Phoenix, Ariz.—Tempe property owners battling against eminent domain abuse today will ask the Arizona Supreme Court to decline review of a trial court ruling rejecting Tempe’s land grab. Should the Supreme Court elect to consider the case, the property owners argue that the Court should uphold the Arizona Constitution’s clear command that “private property shall not be taken for private use.”
More than a month ago, Maricopa County Superior Court Judge Kenneth J. Fields found the City of Tempe’s attempted condemnation unconstitutional. Tempe wanted to forcibly take property located in an industrial park located on prime land at the Southwest corner of the Loops 101 and 202 to build a 1.3 million-square-foot retail center known as Tempe Marketplace. After waiting 30 days, the City of Tempe filed a special action in the Arizona Supreme Court, by-passing the Court of Appeals, and asked for an extraordinary remedy: overrule a two-year old Court of Appeals decision rejecting the City of Mesa’s attempted abuse of eminent domain to raze Randy Bailey’s brake shop to make way for a hardware store.
“The City of Tempe and the private developer driving this case—Miravista Holdings—have always maintained that the Tempe situation is very different from the Bailey case,” explained Tim Keller, executive director of the Institute for Justice Arizona Chapter (IJ-AZ). “Now that the trial court, after a five-day evidentiary hearing, determined that Tempe’s use of eminent domain was motivated not by a public use, but rather by private interests, Tempe changed its tune.”
Tempe claimed at trial, and continues to maintain in the media, that the land is environmentally contaminated and that properties need to be consolidated to be cleaned up. The trial court found that the remediation only needs to occur to build the developer’s planned retail center. In other words, the environmental card was nothing but smoke and mirrors. The trial court said, “The master redeveloper admitted that the majority of problems in the Redevelopment Area were not environmental, but geotechnical” and that such concerns “relate solely to the construction of improvements and pose no threat to human safety if the property in the Redevelopment Area is allowed to remain in its current state.” The trial court went on to find that the “private developer Miravista Holdings and its principals are the driving forces behind this project not the Plaintiff, City of Tempe.”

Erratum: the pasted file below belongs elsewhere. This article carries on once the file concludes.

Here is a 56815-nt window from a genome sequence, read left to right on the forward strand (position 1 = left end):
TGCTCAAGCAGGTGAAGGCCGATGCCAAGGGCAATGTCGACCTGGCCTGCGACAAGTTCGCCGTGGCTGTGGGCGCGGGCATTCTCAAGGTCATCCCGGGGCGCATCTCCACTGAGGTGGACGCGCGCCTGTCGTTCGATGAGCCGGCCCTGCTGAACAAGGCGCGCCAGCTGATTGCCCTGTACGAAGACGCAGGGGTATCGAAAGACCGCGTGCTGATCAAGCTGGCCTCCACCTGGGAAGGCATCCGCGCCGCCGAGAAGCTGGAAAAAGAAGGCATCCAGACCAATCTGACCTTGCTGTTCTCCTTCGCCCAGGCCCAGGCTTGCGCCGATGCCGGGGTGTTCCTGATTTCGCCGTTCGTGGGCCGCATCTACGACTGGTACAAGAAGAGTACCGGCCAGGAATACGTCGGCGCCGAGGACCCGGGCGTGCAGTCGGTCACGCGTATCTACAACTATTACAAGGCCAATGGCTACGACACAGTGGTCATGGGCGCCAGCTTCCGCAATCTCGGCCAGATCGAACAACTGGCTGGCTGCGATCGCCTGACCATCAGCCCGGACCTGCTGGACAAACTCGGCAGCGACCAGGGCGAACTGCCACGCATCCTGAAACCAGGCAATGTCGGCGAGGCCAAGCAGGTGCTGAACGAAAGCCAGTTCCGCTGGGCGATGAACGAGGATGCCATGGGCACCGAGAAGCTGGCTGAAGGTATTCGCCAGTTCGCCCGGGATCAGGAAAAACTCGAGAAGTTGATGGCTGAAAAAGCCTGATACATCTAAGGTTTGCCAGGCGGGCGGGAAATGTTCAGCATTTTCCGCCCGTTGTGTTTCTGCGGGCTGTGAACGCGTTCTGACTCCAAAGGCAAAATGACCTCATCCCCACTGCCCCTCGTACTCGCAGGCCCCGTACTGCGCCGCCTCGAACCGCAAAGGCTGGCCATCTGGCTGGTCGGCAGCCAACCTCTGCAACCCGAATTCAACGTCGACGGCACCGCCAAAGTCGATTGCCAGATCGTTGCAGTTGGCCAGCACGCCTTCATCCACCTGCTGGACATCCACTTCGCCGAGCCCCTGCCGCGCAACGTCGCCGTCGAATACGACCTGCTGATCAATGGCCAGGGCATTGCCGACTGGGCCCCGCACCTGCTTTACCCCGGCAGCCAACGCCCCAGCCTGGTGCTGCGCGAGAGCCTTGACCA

The Institute for Justice Arizona Chapter, as a result of Tempe’s decision to challenge the Bailey case, has joined the legal defense team of the Tempe property owners and, along with attorney Doug Zimmerman of Jennings, Strouss and Salmon PLC, represents property owner Donna McGregor on the constitutional issues. IJ AZ’s lawyers aided in writing the response brief that is expected to be filed today in the Arizona Supreme Court.
“Tempe’s problem is with the Arizona Constitution’s prohibition on private takings and with the facts of this case, not with the Bailey decision,” declared Jennifer Barnett, staff attorney at the Institute for Justice Arizona Chapter. “The facts demonstrate that Tempe is taking land for a private use, not a public use. That simply isn’t allowed under the Arizona Constitution and never should be allowed.”
The Arizona Supreme Court will consider Tempe’s petition on Tuesday, November 29, 2005, without oral argument.
“At the end of the day, Tempe is asking the Arizona Supreme Court to abandon the text of our state Constitution in favor of the U.S. Supreme Court’s dangerously broad interpretation of the Fifth Amendment in the recent Kelo v. City of New London case, which held that any alleged ‘public benefit,’ including increased taxes and job revenue, will satisfy the public use inquiry,” warned Keller. “If Tempe gets its way, then nobody’s property in Arizona will be safe because anybody’s property could generate more tax revenue and create jobs by replacing homes and small businesses with a mega-shopping mall.”